A report which found no correlation between hospital discharges of patients into care homes and Covid-19 outbreaks in care homes, in Northern Ireland, has been criticised by experts.
The Detail teamed up with VIEW magazine to assess the Department of Health (DoH)-commissioned report, produced by Dr Niall Herity – a Belfast-based consultant cardiologist.
Dr Herity sought to establish “if there was any correlation between hospital discharges (especially discharges in the absence of testing in early stage of pandemic) and subsequent care home outbreaks”, but he did not find any.
His research, published last November, doesn’t “support a hypothesis” that discharges from hospitals into care homes were a “substantial cause” of Covid-19 outbreaks in care homes in Northern Ireland.
In the last 12 months in Northern Ireland, more than 1,000 care home residents’ deaths have involved Covid-19, leading to calls for a public inquiry.
A DoH spokesperson said Dr Herity’s research “looked at data for discharges, as well as considering if there was any correlation between discharges from hospitals and infection rates in care homes” and that “the work could not identify any such correlation”.
However, Dr Connor Bamford, an expert in virology and antiviral immunity at Queen's University Belfast (QUB), said the report appears to be a “superficial analysis and needs to be followed up”.
He also told us that after “looking at what analysis was done” he was not surprised it took a “short time” – eight weeks or under – to complete.
Dr Bamford said: “I would have thought this would take time and a lot of effort on the part of numerous individuals with different expertise, such as clinicians, infectious disease experts, public health doctors, epidemiologists and people who run care homes.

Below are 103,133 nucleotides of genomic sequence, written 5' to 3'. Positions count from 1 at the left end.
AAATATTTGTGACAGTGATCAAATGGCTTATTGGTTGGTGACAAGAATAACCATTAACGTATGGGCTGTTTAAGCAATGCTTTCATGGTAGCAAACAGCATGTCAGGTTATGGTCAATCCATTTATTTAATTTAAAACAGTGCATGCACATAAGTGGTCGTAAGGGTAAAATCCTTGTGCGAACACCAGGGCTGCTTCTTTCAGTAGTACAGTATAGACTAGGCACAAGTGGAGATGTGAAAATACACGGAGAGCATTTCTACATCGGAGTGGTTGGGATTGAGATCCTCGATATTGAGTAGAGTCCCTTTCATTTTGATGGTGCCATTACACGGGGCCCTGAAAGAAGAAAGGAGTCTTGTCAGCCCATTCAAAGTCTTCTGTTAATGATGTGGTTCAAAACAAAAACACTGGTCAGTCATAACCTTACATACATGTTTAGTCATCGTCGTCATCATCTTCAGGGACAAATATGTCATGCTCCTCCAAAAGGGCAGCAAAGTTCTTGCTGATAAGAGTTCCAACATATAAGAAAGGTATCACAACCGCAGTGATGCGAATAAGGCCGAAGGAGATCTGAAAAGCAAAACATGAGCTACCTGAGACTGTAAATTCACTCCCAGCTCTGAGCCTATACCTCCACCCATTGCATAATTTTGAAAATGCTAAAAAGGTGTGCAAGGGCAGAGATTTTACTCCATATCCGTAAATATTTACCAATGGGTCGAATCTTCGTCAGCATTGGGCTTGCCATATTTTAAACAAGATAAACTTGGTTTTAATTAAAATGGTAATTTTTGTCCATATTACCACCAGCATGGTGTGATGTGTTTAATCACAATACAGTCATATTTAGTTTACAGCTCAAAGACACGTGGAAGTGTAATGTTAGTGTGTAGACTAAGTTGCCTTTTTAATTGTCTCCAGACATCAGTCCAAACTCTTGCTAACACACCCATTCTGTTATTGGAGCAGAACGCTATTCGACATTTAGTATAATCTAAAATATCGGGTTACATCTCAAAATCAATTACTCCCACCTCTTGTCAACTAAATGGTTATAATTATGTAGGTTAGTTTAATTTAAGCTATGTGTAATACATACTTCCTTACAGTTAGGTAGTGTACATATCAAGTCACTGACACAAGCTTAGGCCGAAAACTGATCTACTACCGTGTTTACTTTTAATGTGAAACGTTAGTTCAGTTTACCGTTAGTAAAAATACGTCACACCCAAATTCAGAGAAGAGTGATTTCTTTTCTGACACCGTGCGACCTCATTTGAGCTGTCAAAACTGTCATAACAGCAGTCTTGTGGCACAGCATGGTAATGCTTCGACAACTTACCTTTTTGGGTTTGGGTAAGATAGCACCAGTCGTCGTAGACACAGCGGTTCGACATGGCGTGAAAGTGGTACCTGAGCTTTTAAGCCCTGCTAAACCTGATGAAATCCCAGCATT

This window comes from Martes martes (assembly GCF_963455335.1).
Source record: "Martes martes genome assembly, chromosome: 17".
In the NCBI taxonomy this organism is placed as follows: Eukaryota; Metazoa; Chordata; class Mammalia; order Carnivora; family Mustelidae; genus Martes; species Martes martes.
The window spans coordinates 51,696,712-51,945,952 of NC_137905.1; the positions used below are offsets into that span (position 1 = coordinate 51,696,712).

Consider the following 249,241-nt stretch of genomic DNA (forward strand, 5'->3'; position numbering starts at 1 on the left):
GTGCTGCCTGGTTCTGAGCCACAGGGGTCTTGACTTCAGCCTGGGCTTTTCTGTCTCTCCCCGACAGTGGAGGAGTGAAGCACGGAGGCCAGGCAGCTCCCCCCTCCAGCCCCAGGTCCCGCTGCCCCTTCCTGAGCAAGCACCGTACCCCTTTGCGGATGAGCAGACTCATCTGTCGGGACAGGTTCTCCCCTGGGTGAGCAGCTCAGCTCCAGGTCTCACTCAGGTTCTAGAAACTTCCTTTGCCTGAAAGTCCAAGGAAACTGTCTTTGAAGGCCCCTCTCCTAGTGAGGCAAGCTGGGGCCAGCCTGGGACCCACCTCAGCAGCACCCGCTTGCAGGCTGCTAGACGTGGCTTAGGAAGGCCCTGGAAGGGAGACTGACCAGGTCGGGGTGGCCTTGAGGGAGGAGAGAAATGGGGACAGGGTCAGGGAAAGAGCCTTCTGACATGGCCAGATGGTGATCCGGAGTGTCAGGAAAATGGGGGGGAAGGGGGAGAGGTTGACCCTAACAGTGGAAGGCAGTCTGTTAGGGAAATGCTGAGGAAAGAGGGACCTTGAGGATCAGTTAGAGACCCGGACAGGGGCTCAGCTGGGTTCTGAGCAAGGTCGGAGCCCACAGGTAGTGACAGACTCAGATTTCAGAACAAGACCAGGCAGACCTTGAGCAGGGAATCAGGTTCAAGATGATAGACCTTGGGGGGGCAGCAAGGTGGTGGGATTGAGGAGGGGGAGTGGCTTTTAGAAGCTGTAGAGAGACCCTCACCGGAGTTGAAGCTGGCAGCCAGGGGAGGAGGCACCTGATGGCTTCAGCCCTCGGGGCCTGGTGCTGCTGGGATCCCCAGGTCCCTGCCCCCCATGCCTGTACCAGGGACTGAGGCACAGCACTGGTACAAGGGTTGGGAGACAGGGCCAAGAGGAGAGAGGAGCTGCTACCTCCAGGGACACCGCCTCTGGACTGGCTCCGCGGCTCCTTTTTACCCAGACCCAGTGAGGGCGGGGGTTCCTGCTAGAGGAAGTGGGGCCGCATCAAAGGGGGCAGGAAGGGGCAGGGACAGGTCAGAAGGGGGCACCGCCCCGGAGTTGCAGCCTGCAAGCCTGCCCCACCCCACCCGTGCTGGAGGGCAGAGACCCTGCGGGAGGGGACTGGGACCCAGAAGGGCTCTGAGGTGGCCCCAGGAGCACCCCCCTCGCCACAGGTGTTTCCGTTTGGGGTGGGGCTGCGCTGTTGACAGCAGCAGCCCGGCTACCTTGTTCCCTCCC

“I am concerned that there appears to be a lack of expertise required to look at this properly, so I do not think the analysis is as good as it could be.”
Another QUB academic, Dr Lindsay Broadbent, who specialises in respiratory viruses, also criticised the report.
She said that “data is taken at face value” without consideration of “other virology or epidemiology knowledge” of the virus that causes Covid-19.
Dr Broadbent said: “The author infers that the peak of discharges into care homes doesn’t correspond to the peak in care home outbreaks and that there is, therefore, no connection.
“However, this does not consider the delay that would occur due to the virus incubation period. The peak of discharge into care homes was week 10-13 and the rate of outbreaks increased sharply from week 13.”
Dr Bamford added that the report’s format meant it could not establish “whether discharges from hospitals into care homes of an infectious individual then brought Covid-19 into care homes”.
He said: “You would need to do an in-depth analysis of discharges, likelihood that individuals being discharged had Covid-19 or not and care home outbreaks – all in the context of virus levels in the community."
Dr Bamford also said that the “size and duration” of Covid-19 outbreaks in care homes would also need “to be looked at”, but that this was not done for the report.
He added: “You could compare care homes or linked care homes (staffed by the same people) who accepted infectious discharges versus those who did not.
“You would also have to take into account availability of PPE for staff in care homes, that could exacerbate outbreaks. In my opinion this has not been done and has barely been attempted.”
Dr Herity’s report also sought to consider the “relationship (or otherwise) between departmental guidance” and the “clinical decision-making process in relation to discharges”.
The report concludes that “extensive communication was circulated” by both Health Minister Robin Swann and the DoH throughout the pandemic and that “subjectively, consultants indicated that departmental guidance had minimal or no impact on their discharge decisions”.